Andrew Niefer wrote on 06/06/2006 11:02:00 AM:
> > Would I be correct in saying that for a large project you would
> > probably need a dedicated build engineer to keep it all in check?
> > Making sure that developers are telling you about which plug-ins
> > should be in which feature, making sure they're writing their
> > plug-ins correctly. Making sure that the map files are in synch
> > the feature.xml files.
> Eclipse itself has 2 build engineers (yay Sonia & Kim!). If
> developers concentrated on making sure the plug-ins they own build
> properly (maintaining map file entries, the manifest and the plug-in
> build.properties) then ideally the build engineer only has to worry
> about the features. Though in practice it may not always work
out that way.
I'd like to amplify this a bit. The Releng team
is responsible for the care and feeding of the build system and do a wonderful
job. The responsibility for designing the features largely falls
on the PMC as those choices ultimately define what the project is shipping
(i.e., our product from the user's point of view). Maintaining map
files is relatively easy and is the responsibility of the developers. When
a new plugin is added someone has to add it to a map and define its location
etc. Most teams then have one or two people who regularly version
off all the projects that have changed and update the map files before
an integration (I) build. The "Releng Tools" are great
for doing this (I'll be darned if I can find them now however...). Andrew?
Note that you can have more entries in a map file
than are listed in/used by a feature/build so the developers actions and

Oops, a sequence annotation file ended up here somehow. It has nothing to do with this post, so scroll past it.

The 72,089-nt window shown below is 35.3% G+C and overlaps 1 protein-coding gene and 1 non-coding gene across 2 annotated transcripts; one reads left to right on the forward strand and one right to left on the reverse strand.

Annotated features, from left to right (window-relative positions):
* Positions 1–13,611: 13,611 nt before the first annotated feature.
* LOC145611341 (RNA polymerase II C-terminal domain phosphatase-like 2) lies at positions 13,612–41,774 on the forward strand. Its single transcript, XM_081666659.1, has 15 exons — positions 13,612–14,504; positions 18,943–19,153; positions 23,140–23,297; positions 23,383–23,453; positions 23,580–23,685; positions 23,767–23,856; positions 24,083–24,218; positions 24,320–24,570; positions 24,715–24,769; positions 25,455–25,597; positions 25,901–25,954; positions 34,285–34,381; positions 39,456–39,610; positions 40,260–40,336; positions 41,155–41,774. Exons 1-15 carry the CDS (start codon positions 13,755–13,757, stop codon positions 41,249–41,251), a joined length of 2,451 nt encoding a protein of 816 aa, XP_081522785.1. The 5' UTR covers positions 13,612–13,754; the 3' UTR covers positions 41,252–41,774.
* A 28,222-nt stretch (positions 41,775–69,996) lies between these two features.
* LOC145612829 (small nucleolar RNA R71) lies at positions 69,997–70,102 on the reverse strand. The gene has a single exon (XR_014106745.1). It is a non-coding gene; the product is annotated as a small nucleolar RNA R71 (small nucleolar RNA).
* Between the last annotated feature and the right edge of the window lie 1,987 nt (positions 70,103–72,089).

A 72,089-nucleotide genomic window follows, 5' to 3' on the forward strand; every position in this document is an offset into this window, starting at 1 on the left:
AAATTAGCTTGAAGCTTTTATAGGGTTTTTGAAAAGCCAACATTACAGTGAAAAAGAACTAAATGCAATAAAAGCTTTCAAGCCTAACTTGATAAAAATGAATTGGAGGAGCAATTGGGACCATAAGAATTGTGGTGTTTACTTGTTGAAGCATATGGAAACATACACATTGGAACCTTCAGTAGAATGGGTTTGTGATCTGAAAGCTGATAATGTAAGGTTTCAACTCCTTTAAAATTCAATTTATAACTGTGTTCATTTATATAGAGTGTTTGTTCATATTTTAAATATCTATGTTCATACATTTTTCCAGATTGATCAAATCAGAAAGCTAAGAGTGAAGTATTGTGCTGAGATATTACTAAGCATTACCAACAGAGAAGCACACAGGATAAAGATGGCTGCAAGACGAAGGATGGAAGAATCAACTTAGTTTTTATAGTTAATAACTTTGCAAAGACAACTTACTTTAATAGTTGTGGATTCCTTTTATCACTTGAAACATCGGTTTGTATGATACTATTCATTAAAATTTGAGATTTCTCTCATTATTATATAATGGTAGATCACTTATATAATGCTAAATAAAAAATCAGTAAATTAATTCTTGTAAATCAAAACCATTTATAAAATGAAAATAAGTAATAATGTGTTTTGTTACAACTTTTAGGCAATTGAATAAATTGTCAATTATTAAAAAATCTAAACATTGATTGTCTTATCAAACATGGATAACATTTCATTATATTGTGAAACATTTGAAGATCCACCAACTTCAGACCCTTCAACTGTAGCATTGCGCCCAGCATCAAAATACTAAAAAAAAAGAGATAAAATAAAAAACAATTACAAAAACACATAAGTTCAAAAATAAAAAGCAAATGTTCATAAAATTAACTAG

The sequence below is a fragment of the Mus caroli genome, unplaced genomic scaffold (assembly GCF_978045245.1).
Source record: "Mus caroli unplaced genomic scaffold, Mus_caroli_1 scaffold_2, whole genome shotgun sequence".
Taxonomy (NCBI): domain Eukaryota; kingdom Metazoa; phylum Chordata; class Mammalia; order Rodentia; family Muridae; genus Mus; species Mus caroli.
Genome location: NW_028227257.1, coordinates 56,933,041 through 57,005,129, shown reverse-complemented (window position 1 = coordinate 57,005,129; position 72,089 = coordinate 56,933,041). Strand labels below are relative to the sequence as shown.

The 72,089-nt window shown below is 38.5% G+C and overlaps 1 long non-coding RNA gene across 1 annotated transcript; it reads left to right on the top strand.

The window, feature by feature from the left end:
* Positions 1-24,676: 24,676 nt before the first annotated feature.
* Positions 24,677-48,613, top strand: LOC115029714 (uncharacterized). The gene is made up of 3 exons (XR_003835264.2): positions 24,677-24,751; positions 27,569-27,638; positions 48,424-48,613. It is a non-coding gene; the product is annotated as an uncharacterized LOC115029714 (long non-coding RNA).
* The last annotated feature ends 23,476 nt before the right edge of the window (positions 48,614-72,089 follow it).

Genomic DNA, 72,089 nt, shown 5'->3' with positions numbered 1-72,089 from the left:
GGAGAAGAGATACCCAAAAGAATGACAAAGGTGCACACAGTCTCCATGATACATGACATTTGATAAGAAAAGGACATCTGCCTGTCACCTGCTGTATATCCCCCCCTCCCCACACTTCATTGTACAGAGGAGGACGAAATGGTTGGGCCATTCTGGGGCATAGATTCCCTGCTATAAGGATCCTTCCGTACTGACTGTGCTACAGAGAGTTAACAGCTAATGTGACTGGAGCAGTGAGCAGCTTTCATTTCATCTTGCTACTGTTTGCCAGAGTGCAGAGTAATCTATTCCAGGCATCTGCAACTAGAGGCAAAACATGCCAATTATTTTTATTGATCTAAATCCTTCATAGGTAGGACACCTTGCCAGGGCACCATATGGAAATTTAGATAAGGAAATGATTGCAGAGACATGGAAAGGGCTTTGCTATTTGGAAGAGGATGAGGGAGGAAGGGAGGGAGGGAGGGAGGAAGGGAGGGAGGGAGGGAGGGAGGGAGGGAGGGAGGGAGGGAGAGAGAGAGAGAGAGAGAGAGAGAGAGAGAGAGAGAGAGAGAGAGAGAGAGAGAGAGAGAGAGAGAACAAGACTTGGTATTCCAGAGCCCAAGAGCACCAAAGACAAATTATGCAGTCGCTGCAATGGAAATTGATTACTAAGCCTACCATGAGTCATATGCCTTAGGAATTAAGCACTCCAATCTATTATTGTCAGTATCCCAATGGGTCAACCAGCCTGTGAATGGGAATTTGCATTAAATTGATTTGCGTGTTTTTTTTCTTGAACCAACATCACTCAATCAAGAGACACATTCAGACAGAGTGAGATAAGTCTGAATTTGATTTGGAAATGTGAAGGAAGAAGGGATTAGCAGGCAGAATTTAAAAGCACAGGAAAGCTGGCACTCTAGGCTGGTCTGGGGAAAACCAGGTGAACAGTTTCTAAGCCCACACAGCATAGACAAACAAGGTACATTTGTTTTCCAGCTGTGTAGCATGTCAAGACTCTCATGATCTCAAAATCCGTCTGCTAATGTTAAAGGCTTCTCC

the feature maintainers act with relatively independence. Clearly
a bundle must be in a map file before it can be in a build otherwise the
builder would not know where to get it.
Our features all list 0.0.0 as the plugin version
numbers so we almost never have to edit the feature.xmls. In our
case we are relatively stable wrt new plugins (in 3.2 we added something
like 20) and this does not turn out to be an issue.
> > It seems to me that there is a lot of room
for error in this system.
> > What are your thoughts on these issues? Am I making a mountain
> > a molehill? Is it just the job of a build engineer to do all
> > Have I just been making a lot of mistakes along the way?
The problems you are encountering are surely real
and they do impact the success of the team. It is not clear however
that there are really ways around this. For example, someone should
be deciding what it is you are actually going to ship. Someone also
has to determine what CVS versions are the current good ones. These
two pieces of information basically drive the build regardless of what
mechanism you are using.
There is some potential for automatically detecting
and fetching prerequisites. This could be quite useful. It
could also be problematic if a dependency is satisfied using the wrong
version or supplier. It is a double edged sword.
Summary: Your points are well taken and happily
received. We are currently looking at what to do for 3.3 and this
is one potential area for improvement. Don't be shy about opening
bug reports for specific suggestions or problems.